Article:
Maybe I’m getting old and/or cynical, but music just isn’t what it used to be. Looking through what’s about to be released in the next few weeks and it’s disappointing fare. There’s either the umpteenth rerelease of albums by bloated sixties and seventies rock band, compilations that appeal to people who buy their music in supermarkets or reissues of soul and funk albums by groups and artists who weren’t even household names in their own house. Of course, each of these releases are hyped up by coked up PR gurus. As Chuck D said, Don’t Believe The Hype. Anyone who thinks I’m exaggerating just check out next month’s releases. Proof of this, is a ten-disc box set by a wannabe rock and roll band whose trademark lurid suits would’ve had Elvis choking on his burgers. Basically, the music industry is barrel scraping. As we say in Scotland, the ball is well and truly on the slates. Put simply, the music industry is dying a slow and lingering death. Either fetch me a ladder, a shovel or a priest to administer the last rites to the music industry. Thankfully, there is one place where music is vibrant and thriving…Scotland.

North of Hadrian’s wall, Scotland’s music industry is in the rudest of health. You just need to look at the long-list for 2012s Scottish Album Of The Year. The twenty albums on the long-list demonstrate not just the quality of music, but just how eclectic a selection of music has been nominated. There’s everything from folk, electronica, dance, indie-rock, jazz and R&B. Among the best known nominees are Paul Buchanan, Calvin Harris, Django Django and Emeli Sande. That’s just the tip of the musical iceberg. Other nominees include Lau, Session A9, Duncan Chisholm, Admiral Fallow, RM Hubbert and Karine Polwart. One of the other nominees are The Unwinding Hours, a Glasgow band whose sophomore album Afterlives has been nominated for the prestigious Scottish Album Of The Year Award. Before I tell you about Afterlives, I’ll tell you about The Unwinding Hours.

The Unwinding Hours were formed out of the ashes of Aerogramme, who were a Glasgow band who split up back in 2008. Just as Aerogramme’s army of fans were entering a prolonged period of mourning, and considering counseling, good news broke. That news was that, out of the ashes of Aerogramme, a new band called The Unwinding Hours had been formed. Featuring Craig B and Ian Cook, formerly of Aerogramme, the pair began work on some new material.

While some bands work quickly, The Unwinding Hours worked in a slow and methodical way. Songs were written, honed and eventually, taken into Ian’s Allucard Studios. Even then, neither Craig, nor Ian, knew whether the songs would ever be released. Gradually, the songs took shape, and Ian and Craig realized, that these songs were just that bit special. So, The Unwinding Hours, being a Glasgow band, signed to a Glasgow label Chemikal Underground.

2010 saw the release of The Unwinding Hours’ eponymous debut album The Unwinding Hours. Released to plaudits and praise aplenty, The Unwinding Hours were hailed as a band going places. They were lauded as Scotland’s next big band. However, before they were crowned as the future of Scottish music, they still had one obstacle to clear, that awkward  and “difficult” second album.

While many bands have released a stunning debut album, many have come a cropper with their second album. This is akin to a coming of age for a band. In many ways, it’s the musical equivalent of separating the men from the boys. However, by the time The Unwinding Hours began work on their sophomore album, Craig had decided to become a student. 

With Craig having decided to head back to university, to study theology and sociology, Ian concentrated on recording and production. Working in his studio in Glasgow’s south side, Craig made weekly pilgrimages to Ian’s studios, bringing with him demos. Gradually, songs evolved, were honed and eventually, feature on The Unwinding Hours’ sophomore album Afterlives. These ten songs have been influenced and inspired by Craig’s studies. Among Afterlives’ themes are the conundrum that is belief, personal responsibility, the thirst for knowledge and experience. Intelligent, intriguing, cerebral and compelling describes Afterlives. Quite simply, Afterlives is thinking people’s music. The Unwinding Hours have been influenced by Laurie Anderson, Flaming Lips, Max Richter and Scotland’s very own Cocteau Twins. To these influences, I’d add Teenage Fanclub, Blue Nile and The Bathers. All these influences and more, emerge during the ten tracks on Afterlives, which I’ll tell you about.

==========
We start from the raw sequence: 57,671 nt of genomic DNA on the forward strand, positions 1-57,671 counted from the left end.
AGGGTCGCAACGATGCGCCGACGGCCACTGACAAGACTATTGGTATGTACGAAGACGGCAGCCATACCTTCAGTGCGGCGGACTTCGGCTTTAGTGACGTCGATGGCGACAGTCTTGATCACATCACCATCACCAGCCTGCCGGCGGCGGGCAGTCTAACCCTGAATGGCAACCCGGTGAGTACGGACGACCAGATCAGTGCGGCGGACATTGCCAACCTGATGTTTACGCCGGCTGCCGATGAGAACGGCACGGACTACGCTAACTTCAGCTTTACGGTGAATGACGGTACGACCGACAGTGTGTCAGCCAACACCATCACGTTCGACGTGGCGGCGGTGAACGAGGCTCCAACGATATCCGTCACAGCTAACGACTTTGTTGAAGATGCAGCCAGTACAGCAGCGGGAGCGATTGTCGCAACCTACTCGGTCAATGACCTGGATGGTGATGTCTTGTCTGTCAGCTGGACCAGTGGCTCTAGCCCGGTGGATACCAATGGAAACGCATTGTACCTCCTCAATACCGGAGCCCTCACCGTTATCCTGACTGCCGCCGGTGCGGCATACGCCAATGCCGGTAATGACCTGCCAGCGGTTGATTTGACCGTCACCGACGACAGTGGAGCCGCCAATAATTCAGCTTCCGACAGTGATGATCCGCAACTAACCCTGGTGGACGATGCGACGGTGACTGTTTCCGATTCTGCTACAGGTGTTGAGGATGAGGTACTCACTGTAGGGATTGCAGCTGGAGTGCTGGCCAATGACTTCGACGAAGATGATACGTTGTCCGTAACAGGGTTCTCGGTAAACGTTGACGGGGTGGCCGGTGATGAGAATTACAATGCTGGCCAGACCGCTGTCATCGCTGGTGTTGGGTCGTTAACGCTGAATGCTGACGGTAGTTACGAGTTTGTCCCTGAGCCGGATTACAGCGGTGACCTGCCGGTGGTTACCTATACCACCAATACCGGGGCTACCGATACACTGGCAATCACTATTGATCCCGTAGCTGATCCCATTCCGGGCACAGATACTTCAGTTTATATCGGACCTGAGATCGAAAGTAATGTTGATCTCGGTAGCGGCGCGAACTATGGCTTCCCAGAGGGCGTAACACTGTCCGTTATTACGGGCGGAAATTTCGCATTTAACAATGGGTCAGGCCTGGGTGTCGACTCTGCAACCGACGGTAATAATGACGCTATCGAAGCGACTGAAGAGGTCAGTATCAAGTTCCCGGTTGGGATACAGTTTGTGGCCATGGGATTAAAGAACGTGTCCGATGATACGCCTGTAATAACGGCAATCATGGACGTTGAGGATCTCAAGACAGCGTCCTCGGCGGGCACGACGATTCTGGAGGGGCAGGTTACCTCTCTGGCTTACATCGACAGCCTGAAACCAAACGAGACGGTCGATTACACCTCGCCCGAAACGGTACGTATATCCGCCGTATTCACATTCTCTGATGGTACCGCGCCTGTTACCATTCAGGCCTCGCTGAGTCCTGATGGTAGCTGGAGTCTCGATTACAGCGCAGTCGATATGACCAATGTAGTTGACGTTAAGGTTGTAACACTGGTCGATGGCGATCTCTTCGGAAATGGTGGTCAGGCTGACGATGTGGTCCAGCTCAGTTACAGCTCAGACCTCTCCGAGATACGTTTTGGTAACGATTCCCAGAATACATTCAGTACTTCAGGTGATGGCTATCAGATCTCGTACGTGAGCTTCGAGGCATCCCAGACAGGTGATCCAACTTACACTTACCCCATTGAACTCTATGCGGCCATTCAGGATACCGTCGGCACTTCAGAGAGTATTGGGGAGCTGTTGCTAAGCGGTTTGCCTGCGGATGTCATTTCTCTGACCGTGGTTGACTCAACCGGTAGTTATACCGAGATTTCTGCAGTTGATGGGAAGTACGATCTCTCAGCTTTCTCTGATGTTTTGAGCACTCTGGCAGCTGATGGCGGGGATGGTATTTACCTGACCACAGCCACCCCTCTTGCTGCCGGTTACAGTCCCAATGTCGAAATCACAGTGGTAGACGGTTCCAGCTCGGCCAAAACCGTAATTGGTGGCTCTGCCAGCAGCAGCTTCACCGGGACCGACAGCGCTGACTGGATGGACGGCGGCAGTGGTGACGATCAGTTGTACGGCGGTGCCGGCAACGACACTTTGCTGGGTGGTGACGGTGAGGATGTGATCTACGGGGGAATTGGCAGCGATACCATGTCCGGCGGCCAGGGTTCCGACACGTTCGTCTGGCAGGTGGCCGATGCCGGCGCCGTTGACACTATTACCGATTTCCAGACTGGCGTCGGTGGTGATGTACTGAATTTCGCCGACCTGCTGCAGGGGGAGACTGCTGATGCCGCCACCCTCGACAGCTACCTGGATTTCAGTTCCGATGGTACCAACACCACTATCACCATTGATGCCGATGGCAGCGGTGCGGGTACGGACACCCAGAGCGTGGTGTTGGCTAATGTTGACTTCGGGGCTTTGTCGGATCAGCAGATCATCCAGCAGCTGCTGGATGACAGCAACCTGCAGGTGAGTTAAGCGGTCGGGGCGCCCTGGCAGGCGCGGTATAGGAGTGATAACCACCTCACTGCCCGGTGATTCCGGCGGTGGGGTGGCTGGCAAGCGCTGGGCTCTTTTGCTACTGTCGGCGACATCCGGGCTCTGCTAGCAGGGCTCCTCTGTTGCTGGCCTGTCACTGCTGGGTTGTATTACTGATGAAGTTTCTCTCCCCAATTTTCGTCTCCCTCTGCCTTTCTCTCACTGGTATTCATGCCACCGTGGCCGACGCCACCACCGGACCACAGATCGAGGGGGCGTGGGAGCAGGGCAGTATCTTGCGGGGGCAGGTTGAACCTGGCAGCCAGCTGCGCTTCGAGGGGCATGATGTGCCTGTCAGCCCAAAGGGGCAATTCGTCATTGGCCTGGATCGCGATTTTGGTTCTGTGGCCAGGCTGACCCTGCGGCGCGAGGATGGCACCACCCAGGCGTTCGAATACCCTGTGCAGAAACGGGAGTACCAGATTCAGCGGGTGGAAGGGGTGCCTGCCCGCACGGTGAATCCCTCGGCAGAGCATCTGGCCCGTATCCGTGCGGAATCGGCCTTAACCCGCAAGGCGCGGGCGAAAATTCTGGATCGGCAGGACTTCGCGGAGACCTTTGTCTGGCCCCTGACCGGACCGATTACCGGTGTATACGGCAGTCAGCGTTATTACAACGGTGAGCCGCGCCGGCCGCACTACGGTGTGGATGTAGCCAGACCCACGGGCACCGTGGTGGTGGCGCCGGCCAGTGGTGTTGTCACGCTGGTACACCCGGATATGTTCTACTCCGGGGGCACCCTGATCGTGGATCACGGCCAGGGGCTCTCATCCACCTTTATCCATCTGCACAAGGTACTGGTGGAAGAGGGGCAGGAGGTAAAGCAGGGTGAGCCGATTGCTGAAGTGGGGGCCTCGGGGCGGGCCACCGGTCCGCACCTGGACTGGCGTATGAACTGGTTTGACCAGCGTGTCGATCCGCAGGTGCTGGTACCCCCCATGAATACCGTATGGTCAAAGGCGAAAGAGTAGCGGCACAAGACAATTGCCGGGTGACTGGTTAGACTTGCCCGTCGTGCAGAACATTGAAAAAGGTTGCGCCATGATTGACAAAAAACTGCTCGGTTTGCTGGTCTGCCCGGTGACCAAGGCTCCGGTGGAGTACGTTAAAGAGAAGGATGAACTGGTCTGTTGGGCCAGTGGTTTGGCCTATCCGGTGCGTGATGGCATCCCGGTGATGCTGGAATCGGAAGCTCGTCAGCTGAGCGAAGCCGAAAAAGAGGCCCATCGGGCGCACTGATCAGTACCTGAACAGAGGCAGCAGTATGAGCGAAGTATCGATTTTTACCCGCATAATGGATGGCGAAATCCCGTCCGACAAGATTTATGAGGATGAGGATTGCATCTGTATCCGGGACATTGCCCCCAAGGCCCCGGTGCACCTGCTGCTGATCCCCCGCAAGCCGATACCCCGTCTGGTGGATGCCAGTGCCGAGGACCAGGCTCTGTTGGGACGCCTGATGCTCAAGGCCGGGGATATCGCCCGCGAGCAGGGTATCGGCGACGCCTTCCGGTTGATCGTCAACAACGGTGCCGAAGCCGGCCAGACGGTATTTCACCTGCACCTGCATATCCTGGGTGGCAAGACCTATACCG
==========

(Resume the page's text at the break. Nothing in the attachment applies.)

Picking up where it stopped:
Afterlives opens with Break, where The Unwinding Hours make sure you’re paying attention. It’s literally a delicious explosion of energy and melodies. Driving guitars, pounding drums and keyboards set the scene for Craig’s vocal. Thoughtful, filled with doubt and heartache, emotion fills Craig’s voice. Meanwhile, the rhythm section provide a driving, rocky backdrop while meandering keyboards provide a melancholy contrast. Elements of indie rock and even grunge can be heard in the arrangement, while Craig’s vocal is reminiscent of troubled troubadours like Paul Buchanan and Tim Buckley. It’s a captivating combination, and bodes well for the rest of Afterlives.

After the opening bars of I’ve Loved You For So Long, it’s like being transported back to 1991 and hearing Teenage Fanclub’s Bandwagonesque for the first time. There are several similarities, which are uncanny. It’s as if Craig and Ian are paying homage to one of Glasgow’s great bands.  A wall of guitars, sweeping Byrdsian harmonies and even Craig’s vocal style are similar. His voice is filled with sorrow and regret, as he sings about having to break up a relationship. Not only does this track sound like Teenage Fanclub in their pomp, but like the Fanclub, The Unwinding Hours write great songs with poignant lyrics.

The Right To Know is very different from the two previous tracks. There’s a much more understated, spartan arrangement, which gradually grows in power and drama. One thing doesn’t change, and that’s the quality of the cerebral lyrics, which are about knowledge. Just drums and synths accompany Craig’s pensive, earnest and questioning vocal. Later, thunderous drums and stabs of piano are used to build up the drama. As it reaches a cinematic crescendo, Craig’s vocal takes centre-stage. Enveloped by buzzing bass, flourishes of piano and drums he emotively sings: “I’ll not leave this place to the idiots” and “I’ll fight for the right to know.” Emotive, powerful and literate, this Laurie Anderson influenced track reinforces that The Unwinding Hours are the thinking person’s band.